My brain has exploded. It looks a lot like this:
For my first week in the Reese News Lab, I’ve been constantly exposed to new people, new concepts, new models and new ways of looking at things. As one member of a group of interns this summer, I hope to work with my colleagues to produce a mobile news application that will function as an innovative and user-friendly way for news organizations to stake their claim once again to the slick streets of the information highway.
But it hasn’t been easy. This is most definitely an area that’s out of my league. I’m a visual journalist, and have a bit of background in coding and writing, but my knowledge of the business side of things? Psh, please. Hence the brain guts.
But I’ve learned a lot. Whereas my brain has exploded as a result of the rapid-fire influx of information, what’s left are soft bits and pieces that I’ve managed to cobble together into some sort of sponge that tries to soak up whatever it is I’m hearing. And unfortunately, what I’m hearing is this:
It’s no secret that the stronghold of newspapers has been slipping over the past couple of decades. With the advent of the Internet, many newspapers began to lose their advertising clients to online sites, and their revenue declined drastically. Newspapers began churning out online editions of their papers, with the end result of dropping circulation as audiences turned to free Internet versions of the paper, rather than continue to pay for paper editions to be dropped at their door.
Mobile applications, or apps, have also played a part, for better or for worse, in the world of news. While we’ve discussed reports citing the increasing prevalence and use of mobile devices in our everyday lives (like the fact that 38 percent of our interactions with the media occur on a smartphone, according to a Google Think Insights study), many of my personal insights into this endeavor have come from interacting with my own peers. And my fears for the future of journalism have also been tempered by the talents, skills and perspectives of my fellow interns.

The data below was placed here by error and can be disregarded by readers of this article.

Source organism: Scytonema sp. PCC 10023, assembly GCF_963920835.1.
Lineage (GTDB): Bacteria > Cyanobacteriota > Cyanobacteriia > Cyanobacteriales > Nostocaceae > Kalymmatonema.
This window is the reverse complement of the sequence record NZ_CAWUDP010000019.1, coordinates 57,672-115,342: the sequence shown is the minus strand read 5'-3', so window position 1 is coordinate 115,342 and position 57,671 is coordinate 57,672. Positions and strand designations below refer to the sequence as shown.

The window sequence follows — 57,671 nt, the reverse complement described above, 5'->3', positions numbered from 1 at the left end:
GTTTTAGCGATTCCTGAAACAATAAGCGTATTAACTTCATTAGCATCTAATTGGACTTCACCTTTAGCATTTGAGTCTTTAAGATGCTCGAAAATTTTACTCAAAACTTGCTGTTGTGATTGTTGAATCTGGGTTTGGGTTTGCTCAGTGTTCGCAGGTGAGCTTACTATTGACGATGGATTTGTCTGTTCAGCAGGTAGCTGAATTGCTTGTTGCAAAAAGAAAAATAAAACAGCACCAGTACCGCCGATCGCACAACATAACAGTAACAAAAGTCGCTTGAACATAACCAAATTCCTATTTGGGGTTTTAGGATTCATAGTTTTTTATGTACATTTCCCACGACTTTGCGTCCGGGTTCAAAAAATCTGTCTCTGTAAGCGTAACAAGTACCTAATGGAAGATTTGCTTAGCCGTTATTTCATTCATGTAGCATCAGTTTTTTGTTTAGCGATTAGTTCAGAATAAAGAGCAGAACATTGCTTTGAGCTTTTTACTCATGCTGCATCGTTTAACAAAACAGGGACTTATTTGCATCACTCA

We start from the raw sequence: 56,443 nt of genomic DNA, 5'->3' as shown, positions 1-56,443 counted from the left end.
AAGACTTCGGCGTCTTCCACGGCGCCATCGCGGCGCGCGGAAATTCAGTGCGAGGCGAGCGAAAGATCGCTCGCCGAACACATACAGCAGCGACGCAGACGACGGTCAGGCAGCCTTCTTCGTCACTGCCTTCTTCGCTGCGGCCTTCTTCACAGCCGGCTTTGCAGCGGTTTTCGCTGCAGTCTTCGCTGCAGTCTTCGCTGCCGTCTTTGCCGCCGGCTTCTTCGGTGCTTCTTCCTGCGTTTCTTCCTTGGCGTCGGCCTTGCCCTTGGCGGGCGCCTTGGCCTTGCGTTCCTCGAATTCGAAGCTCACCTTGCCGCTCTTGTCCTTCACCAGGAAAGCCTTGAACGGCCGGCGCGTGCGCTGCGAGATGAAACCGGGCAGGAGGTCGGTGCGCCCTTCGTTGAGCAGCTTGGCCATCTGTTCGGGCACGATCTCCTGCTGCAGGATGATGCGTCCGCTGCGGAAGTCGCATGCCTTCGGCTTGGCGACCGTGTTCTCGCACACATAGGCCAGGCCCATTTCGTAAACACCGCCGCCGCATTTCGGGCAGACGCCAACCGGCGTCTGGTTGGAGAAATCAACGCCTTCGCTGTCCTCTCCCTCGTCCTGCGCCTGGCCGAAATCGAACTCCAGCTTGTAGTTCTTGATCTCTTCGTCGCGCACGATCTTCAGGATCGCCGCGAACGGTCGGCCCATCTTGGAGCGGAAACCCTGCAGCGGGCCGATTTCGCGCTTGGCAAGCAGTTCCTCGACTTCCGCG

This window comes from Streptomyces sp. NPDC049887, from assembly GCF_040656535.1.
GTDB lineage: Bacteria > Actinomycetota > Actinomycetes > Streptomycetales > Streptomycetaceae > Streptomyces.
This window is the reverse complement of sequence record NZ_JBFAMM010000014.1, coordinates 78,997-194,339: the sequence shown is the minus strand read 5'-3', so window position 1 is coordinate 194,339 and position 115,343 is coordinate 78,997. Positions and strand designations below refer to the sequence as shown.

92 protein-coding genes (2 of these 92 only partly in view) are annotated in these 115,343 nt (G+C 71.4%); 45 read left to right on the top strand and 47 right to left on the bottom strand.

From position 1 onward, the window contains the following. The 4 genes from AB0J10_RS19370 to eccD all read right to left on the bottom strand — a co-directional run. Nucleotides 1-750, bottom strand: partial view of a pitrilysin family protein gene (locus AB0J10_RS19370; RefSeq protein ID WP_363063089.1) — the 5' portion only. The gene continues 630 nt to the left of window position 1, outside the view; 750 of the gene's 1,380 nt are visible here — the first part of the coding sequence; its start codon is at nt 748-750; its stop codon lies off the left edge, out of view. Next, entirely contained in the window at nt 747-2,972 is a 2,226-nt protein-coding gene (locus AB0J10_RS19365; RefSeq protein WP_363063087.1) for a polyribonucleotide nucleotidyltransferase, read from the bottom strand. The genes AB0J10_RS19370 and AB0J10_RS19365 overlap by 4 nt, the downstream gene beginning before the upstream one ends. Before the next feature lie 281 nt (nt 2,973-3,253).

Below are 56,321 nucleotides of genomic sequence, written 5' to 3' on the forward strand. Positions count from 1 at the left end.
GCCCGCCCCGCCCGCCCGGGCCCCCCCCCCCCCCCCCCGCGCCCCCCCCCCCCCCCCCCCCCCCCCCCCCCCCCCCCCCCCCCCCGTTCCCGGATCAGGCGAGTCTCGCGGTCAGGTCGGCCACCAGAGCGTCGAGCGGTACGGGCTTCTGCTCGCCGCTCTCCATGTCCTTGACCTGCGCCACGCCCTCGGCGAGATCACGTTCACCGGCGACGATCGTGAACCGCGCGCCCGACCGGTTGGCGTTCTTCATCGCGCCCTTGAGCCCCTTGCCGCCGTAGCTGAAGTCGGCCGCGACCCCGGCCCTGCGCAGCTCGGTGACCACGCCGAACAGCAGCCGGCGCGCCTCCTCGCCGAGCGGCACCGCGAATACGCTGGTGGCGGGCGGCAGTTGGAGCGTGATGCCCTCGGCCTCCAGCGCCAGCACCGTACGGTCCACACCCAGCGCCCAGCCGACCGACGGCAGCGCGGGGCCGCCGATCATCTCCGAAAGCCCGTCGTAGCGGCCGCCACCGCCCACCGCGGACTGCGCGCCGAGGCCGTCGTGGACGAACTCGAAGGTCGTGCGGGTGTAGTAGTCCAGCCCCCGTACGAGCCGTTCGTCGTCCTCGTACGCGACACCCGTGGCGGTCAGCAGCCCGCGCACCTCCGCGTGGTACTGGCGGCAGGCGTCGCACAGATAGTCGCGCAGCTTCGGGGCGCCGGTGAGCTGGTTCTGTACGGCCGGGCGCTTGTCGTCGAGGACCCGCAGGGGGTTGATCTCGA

There are eight of us, and we each bring something different to the table. There are a few political science junkies, those that are business-minded, those that know nothing of the sort (ahem, me), and those who are bilingual—in languages both human and computer. We’re all young, college students, and though it might seem like we’re trying to tackle the unsolvable, I know by this first week that we are a formidable group. Yes, we may not emerge at the end of the summer with a brand-spanking-new mobile application, but I think we’ll at least have an idea. And judging by the plethora of concepts we’ve come up with in four days, I think it’ll be a pretty good one.
So thank you to Annie, Azul, Daniel, Hannah, Lilly, Lincoln and Nikki. Your boundless enthusiasm and ever-reaching imaginations have not only been the culprit for my brain explosion, but also the reason I’ve been able to pick the pieces up and put them back together. The lines between creative and analytical, analytical and critical, have been boldly underlined this week. So has the reason for my being here.